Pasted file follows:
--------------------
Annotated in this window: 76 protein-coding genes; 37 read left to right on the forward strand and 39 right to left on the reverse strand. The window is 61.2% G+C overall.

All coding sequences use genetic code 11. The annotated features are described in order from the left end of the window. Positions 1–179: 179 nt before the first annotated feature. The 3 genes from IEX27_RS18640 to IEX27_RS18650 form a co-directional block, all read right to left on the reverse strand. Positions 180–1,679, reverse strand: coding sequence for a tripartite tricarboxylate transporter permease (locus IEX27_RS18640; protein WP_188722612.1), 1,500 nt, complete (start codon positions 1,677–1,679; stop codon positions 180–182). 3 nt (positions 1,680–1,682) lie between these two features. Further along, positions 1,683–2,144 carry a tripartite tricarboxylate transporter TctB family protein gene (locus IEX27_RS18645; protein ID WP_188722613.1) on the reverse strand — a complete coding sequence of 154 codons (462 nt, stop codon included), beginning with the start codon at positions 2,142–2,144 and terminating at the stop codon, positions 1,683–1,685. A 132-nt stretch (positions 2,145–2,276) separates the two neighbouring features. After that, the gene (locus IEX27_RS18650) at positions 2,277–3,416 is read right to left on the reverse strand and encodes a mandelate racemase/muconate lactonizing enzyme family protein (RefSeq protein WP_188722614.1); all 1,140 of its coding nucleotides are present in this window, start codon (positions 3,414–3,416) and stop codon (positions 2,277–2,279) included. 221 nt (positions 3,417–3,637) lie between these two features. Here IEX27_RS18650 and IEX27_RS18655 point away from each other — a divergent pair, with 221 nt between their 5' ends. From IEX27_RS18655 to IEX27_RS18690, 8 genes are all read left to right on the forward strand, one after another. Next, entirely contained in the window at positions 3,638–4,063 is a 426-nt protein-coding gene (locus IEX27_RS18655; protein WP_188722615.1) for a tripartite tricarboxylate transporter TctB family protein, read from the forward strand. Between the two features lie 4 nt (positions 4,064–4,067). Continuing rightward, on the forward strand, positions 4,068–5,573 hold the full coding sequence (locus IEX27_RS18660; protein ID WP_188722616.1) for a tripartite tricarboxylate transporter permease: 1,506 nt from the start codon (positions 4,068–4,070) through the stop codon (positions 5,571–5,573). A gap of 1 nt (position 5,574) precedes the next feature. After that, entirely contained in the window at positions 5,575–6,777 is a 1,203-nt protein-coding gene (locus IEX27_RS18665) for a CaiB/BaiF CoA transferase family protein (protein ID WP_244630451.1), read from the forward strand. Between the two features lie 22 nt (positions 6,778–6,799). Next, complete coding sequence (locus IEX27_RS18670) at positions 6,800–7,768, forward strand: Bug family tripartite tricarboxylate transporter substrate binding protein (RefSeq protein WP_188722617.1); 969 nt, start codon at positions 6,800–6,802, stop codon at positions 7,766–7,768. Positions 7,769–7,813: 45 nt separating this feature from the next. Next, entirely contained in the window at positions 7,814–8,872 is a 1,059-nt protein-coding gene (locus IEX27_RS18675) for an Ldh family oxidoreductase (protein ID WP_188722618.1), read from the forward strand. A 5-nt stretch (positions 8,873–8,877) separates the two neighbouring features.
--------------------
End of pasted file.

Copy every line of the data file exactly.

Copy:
Annotated in this window: 76 protein-coding genes; 37 read left to right on the forward strand and 39 right to left on the reverse strand. The window is 61.2% G+C overall.

All coding sequences use genetic code 11. The annotated features are described in order from the left end of the window. Positions 1–179: 179 nt before the first annotated feature. The 3 genes from IEX27_RS18640 to IEX27_RS18650 form a co-directional block, all read right to left on the reverse strand. Positions 180–1,679, reverse strand: coding sequence for a tripartite tricarboxylate transporter permease (locus IEX27_RS18640; protein WP_188722612.1), 1,500 nt, complete (start codon positions 1,677–1,679; stop codon positions 180–182). 3 nt (positions 1,680–1,682) lie between these two features. Further along, positions 1,683–2,144 carry a tripartite tricarboxylate transporter TctB family protein gene (locus IEX27_RS18645; protein ID WP_188722613.1) on the reverse strand — a complete coding sequence of 154 codons (462 nt, stop codon included), beginning with the start codon at positions 2,142–2,144 and terminating at the stop codon, positions 1,683–1,685. A 132-nt stretch (positions 2,145–2,276) separates the two neighbouring features. After that, the gene (locus IEX27_RS18650) at positions 2,277–3,416 is read right to left on the reverse strand and encodes a mandelate racemase/muconate lactonizing enzyme family protein (RefSeq protein WP_188722614.1); all 1,140 of its coding nucleotides are present in this window, start codon (positions 3,414–3,416) and stop codon (positions 2,277–2,279) included. 221 nt (positions 3,417–3,637) lie between these two features. Here IEX27_RS18650 and IEX27_RS18655 point away from each other — a divergent pair, with 221 nt between their 5' ends. From IEX27_RS18655 to IEX27_RS18690, 8 genes are all read left to right on the forward strand, one after another. Next, entirely contained in the window at positions 3,638–4,063 is a 426-nt protein-coding gene (locus IEX27_RS18655; protein WP_188722615.1) for a tripartite tricarboxylate transporter TctB family protein, read from the forward strand. Between the two features lie 4 nt (positions 4,064–4,067). Continuing rightward, on the forward strand, positions 4,068–5,573 hold the full coding sequence (locus IEX27_RS18660; protein ID WP_188722616.1) for a tripartite tricarboxylate transporter permease: 1,506 nt from the start codon (positions 4,068–4,070) through the stop codon (positions 5,571–5,573). A gap of 1 nt (position 5,574) precedes the next feature. After that, entirely contained in the window at positions 5,575–6,777 is a 1,203-nt protein-coding gene (locus IEX27_RS18665) for a CaiB/BaiF CoA transferase family protein (protein ID WP_244630451.1), read from the forward strand. Between the two features lie 22 nt (positions 6,778–6,799). Next, complete coding sequence (locus IEX27_RS18670) at positions 6,800–7,768, forward strand: Bug family tripartite tricarboxylate transporter substrate binding protein (RefSeq protein WP_188722617.1); 969 nt, start codon at positions 6,800–6,802, stop codon at positions 7,766–7,768. Positions 7,769–7,813: 45 nt separating this feature from the next. Next, entirely contained in the window at positions 7,814–8,872 is a 1,059-nt protein-coding gene (locus IEX27_RS18675) for an Ldh family oxidoreductase (protein ID WP_188722618.1), read from the forward strand. A 5-nt stretch (positions 8,873–8,877) separates the two neighbouring features.